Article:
5. The chip-on-board package of claim 4, wherein the at least one line portion includes a first line portion and a second line portion, and the at least one signal pad is surrounded by the body portion, the first line portion, the second line portion, and the distal portion.
6. The chip-on-board package of claim 1, further comprising:
a chip on a second surface of the board, the second surface being opposite to the first surface of the board.
7. The chip-on-board package of claim 6, wherein the board includes through holes below the at least two conductive pads.
8. The chip-on-board package of claim 7, wherein the chip overlaps the grounding pad, the at least two conductive pads, and the at least one line portion.
9. The chip-on-board package of claim 8, wherein the through holes are between the at least two conductive pads and the chip.
10. The chip-on-board package of claim 9, wherein the through holes include a conductive material to electrically connect the at least two conductive pads to the chip.
11. The chip-on-board package of claim 8, wherein the chip overlaps the grounding pad.
12. The chip-on-board package of claim 9, further comprising:
a plurality of wires connecting the chip to the at least two conductive pads, wherein the through holes expose the at least two conductive pads and the wires contact the at least two conductive pads via through holes formed below signal pads.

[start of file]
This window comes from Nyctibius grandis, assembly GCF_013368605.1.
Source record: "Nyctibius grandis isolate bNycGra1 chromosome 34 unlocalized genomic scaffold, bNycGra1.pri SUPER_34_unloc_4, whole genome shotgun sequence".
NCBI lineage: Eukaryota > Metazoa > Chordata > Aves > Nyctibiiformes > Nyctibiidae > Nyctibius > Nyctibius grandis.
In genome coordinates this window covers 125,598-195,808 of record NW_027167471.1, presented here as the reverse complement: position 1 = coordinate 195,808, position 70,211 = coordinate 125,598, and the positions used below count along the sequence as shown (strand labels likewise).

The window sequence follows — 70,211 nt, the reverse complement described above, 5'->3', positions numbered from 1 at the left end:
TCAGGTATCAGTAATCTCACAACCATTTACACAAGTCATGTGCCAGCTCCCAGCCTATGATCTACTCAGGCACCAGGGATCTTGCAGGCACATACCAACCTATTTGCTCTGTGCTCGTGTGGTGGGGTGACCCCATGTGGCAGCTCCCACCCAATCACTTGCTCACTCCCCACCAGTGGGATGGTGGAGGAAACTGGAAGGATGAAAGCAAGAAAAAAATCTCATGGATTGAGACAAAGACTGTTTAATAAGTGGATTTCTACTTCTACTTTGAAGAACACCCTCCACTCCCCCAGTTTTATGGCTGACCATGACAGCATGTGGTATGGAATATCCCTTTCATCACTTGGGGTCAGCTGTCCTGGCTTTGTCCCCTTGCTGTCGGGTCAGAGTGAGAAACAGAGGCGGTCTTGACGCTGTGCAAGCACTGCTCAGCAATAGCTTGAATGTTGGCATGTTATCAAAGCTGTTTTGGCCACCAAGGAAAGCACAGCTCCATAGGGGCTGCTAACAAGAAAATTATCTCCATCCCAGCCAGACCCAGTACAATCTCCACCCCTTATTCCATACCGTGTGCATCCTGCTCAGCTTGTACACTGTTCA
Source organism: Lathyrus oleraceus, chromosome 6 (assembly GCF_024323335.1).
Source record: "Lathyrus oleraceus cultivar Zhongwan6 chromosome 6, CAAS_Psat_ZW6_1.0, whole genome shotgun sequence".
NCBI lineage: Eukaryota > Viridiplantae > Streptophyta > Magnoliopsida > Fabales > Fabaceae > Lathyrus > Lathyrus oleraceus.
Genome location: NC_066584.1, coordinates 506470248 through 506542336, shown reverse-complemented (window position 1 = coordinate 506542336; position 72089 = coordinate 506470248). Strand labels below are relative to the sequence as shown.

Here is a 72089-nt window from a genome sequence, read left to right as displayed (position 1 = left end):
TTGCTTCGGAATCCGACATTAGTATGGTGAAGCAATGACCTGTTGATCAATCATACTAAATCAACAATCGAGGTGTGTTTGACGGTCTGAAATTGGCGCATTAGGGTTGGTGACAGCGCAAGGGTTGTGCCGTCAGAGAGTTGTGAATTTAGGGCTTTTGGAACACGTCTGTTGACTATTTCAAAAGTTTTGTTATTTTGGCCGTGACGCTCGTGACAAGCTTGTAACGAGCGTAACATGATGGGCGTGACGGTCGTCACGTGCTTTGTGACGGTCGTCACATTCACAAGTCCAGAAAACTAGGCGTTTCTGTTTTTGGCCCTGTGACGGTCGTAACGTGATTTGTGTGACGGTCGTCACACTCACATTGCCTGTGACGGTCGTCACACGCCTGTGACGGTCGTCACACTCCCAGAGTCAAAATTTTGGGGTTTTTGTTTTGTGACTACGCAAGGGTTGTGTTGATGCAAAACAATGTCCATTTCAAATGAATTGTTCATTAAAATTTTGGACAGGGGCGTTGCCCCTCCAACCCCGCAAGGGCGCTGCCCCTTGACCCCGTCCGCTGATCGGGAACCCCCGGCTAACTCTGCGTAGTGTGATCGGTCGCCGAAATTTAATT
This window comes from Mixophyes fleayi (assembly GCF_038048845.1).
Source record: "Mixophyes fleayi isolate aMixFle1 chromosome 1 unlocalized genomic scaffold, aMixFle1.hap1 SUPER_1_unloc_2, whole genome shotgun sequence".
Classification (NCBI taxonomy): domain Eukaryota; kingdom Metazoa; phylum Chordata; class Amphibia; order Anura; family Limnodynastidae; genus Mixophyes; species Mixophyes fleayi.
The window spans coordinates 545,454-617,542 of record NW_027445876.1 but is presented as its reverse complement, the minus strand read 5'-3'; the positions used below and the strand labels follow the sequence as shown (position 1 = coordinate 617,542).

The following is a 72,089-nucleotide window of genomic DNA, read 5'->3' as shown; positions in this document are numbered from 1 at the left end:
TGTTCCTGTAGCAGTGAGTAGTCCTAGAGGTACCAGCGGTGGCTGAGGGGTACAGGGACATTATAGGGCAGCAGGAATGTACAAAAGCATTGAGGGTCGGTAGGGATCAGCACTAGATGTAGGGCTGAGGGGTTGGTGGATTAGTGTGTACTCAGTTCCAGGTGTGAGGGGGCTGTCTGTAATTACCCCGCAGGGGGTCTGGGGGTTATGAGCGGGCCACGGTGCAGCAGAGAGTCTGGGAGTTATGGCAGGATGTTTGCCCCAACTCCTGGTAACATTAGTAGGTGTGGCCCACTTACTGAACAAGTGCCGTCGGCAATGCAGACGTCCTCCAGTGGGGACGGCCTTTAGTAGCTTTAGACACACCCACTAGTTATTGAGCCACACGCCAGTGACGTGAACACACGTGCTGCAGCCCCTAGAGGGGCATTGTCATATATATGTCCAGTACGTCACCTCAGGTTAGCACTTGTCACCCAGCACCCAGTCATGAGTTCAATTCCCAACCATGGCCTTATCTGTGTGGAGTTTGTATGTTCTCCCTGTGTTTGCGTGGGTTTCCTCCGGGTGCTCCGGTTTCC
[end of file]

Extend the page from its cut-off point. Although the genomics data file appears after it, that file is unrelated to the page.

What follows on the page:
13. The chip-on-board package of claim 1, further comprising:
a lower board facing a second surface of the board, the second surface of the board being opposite to the first surface of the board;
a lower conductive pattern on a surface of the lower board facing the second surface; and
a chip on a surface of the lower board opposite to the surface on which the lower conductive pattern is on,
wherein the lower conductive pattern is electrically connected to the grounding pad.
14. The chip-on-board package of claim 13, further comprising:
a wire connecting the grounding pad to the chip via a first through-hole extending through the board and a second through-hole extending through the lower conductive pattern and the lower board,
wherein the first through-hole exposes the grounding pad and the second through-hole is aligned with the first through-hole.
15. The chip-on-board package of claim 14, wherein the second through-hole includes a pattern through-hole extending through the lower conductive pattern and a lower through-hole extending through the lower board, and the pattern through-hole has a larger size than the lower through-hole.
Description
CROSS-REFERENCE TO RELATED APPLICATIONS